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LANCIA Gamma 20HP  1910 None
1910 None

Lancia had already made tradition with naming its models after the Greek alphabet letters.
Thus, the Lancia Gamma was designed to replace the Lancia Beta.

Also known as the Lancia 20 HP or the Lancia Tipo 55, the passenger vehicle was produced by the Italian carmaker between 1910 and 1911.

The new Gamma was differentiated from the Lancia Beta by an increase in displacement, the engine capacity getting up to 3460 cc. The engine was a side valve inline-four, with a cast-iron monobloc.

The powerplant produced 40 hp at 1500 rpm and was mated with a 4-speed gearbox that sent the power to the real wheels. With the Lancia Gamma , the driver could reach a decent top speed of 110km/h (68 mph).

For the customers looking to participate in competitions, the Gamma was also available with a bigger engine, a 4.7-liter unit that developed more than 50 hp.

Buyers also had possibility of choosing between frames of different configurations: the wheelbase measurements could vary (like the degrees of inclination of the steering column and the final transmission ratio) depending on the types of bodywork to be mounted.

The separate body of the car was built on a ladder frame, while braking was by drums.

With only one year in production, only 258 units were produced before the Gamma was later replaced by the Lancia Delta in 1911.

Full Description and Technical Specifications
LANCIA Gamma   1976 1980
1976 1980

Lancia introduced the Gamma in 1976 as its flagship model in a desperate attempt to survive on a market that started to look too much at fuel-efficiency and less at handling.
The Italian carmaker was already purchased by Fiat and still tried to make the cars the way it knew. Up to some point, Fiat was fine with that. But it couldn’t allow Lancia to build vehicles that might compete against other Fiats on the market. That said, Lancia developed its executive sedans (named Berlina) as fastbacks, while Fiat built sedans and station wagons.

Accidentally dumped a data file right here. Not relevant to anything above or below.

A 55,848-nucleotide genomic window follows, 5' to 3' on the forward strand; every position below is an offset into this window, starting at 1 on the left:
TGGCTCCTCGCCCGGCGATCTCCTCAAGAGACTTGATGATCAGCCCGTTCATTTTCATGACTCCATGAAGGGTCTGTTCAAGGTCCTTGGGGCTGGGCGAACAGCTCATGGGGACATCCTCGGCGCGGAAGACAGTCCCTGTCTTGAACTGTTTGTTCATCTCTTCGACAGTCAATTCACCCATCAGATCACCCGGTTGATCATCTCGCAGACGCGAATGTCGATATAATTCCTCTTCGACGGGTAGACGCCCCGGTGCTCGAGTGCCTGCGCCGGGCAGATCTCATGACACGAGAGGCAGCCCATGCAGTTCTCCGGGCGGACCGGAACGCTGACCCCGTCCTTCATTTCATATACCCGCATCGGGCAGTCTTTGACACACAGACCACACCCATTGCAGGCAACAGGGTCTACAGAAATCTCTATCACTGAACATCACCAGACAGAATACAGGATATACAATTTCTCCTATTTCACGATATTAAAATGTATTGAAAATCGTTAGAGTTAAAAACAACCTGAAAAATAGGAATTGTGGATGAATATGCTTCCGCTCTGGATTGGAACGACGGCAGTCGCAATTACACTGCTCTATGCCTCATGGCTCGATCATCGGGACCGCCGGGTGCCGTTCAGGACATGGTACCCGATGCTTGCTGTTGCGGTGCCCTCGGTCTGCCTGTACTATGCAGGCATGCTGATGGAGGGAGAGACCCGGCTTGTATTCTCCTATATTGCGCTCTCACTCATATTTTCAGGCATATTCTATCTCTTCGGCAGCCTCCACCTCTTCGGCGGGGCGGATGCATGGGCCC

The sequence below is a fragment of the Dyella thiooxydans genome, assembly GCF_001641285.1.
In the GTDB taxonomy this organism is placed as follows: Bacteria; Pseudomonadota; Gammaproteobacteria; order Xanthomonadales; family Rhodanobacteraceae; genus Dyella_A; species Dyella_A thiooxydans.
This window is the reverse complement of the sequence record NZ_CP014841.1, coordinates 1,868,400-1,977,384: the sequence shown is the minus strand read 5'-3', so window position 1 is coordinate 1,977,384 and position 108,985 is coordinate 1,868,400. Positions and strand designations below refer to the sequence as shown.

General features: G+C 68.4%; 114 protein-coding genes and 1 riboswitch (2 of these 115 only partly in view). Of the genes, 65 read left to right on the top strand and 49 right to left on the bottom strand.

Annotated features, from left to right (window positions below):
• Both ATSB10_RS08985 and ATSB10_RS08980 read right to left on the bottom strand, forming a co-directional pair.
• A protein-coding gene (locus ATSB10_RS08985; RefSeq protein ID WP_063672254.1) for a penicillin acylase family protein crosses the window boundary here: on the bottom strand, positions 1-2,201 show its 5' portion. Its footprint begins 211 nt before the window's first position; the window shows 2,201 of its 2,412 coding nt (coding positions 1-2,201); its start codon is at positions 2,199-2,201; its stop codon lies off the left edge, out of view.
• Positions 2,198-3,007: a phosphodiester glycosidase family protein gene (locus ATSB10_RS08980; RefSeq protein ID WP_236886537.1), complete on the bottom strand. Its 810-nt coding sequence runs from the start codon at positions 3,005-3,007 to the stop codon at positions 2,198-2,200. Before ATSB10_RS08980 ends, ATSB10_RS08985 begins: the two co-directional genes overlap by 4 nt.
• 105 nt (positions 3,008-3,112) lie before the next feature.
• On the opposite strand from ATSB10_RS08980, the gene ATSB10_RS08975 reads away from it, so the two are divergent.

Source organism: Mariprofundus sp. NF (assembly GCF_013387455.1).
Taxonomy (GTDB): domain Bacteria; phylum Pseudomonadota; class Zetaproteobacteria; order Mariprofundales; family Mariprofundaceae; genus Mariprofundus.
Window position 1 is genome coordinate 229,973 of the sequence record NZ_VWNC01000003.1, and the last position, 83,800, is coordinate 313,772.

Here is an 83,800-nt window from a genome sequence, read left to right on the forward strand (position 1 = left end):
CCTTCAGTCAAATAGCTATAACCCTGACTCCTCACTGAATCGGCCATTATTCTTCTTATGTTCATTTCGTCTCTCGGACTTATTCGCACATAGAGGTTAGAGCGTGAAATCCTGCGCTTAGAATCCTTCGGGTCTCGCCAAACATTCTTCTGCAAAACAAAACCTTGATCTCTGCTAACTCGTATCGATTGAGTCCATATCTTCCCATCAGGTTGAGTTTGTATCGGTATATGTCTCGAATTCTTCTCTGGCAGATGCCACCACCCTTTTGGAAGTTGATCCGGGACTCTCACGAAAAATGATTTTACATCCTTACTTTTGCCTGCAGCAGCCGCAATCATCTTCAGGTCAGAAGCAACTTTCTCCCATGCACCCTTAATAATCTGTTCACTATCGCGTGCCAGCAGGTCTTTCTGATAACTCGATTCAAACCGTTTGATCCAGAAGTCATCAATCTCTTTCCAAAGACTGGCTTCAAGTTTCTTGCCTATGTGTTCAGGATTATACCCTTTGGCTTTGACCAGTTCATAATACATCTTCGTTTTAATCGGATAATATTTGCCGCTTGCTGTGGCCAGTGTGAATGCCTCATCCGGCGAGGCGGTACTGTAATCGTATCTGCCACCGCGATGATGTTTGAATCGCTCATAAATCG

Lancia employed Pininfarina studios to design its Gamma lineup, and the prolific designer made it resemble a sports car. Its low nose and raked windshield didn’t look like an ordinary family sedan. Its fastback rear end resembled the look of a Citroen DS. At the front, the Gamma sported two double headlights and pointing down pentagonal chromed trim. Strangely, the Lancia shield was very small compared to the grille’s size. The chromed flush to bodywork door handles were designed for a more aerodynamic profile and lower the wind noise on the sides.

Inside, the Gamma was very roomy, and the dashboard amplified the spacious car feeling thanks to its flat areas and angled-down panel. Its instrument cluster was squared and raised above the center stack and continued to the car’s outer side, next to the driver area. It covered the stereo and the climate control unit, while the instrument cluster was filled with two large dials and four gauges.

Under the hood, the flat-four engines offered by Lancia were nowhere near as smooth as the V-6s or V-8s offered by its main rivals. But it managed to survive on the market until 1984 when the Thema replaced it.

Full Description and Technical Specifications

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